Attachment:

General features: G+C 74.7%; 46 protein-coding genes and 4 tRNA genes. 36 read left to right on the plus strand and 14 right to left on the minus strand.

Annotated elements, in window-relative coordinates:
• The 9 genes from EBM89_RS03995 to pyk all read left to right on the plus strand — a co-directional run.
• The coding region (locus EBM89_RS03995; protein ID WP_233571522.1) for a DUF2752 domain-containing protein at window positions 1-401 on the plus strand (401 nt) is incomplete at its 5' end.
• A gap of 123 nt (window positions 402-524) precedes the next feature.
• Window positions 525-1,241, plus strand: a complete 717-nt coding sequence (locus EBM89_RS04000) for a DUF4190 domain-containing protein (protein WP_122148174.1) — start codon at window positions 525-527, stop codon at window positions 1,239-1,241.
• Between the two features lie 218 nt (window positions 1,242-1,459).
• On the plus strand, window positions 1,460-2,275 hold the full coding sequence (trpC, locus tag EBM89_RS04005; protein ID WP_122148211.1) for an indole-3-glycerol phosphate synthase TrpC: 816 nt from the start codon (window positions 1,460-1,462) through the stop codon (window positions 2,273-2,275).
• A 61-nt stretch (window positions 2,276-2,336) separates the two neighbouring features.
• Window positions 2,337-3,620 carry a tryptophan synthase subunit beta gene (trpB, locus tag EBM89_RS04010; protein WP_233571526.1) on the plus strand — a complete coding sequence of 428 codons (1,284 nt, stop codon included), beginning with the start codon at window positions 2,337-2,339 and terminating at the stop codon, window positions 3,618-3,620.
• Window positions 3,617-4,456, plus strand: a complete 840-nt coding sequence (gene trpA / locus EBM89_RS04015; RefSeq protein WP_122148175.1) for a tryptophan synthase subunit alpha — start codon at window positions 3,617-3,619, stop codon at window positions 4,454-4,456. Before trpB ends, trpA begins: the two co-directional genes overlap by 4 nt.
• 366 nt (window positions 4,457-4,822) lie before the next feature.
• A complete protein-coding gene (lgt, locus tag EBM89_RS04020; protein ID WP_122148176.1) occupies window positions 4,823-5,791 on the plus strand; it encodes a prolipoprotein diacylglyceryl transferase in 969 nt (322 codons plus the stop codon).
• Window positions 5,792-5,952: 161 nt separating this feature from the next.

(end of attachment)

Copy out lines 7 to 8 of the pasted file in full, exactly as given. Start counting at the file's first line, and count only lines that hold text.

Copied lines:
• Between the two features lie 218 nt (window positions 1,242-1,459).
• On the plus strand, window positions 1,460-2,275 hold the full coding sequence (trpC, locus tag EBM89_RS04005; protein ID WP_122148211.1) for an indole-3-glycerol phosphate synthase TrpC: 816 nt from the start codon (window positions 1,460-1,462) through the stop codon (window positions 2,273-2,275).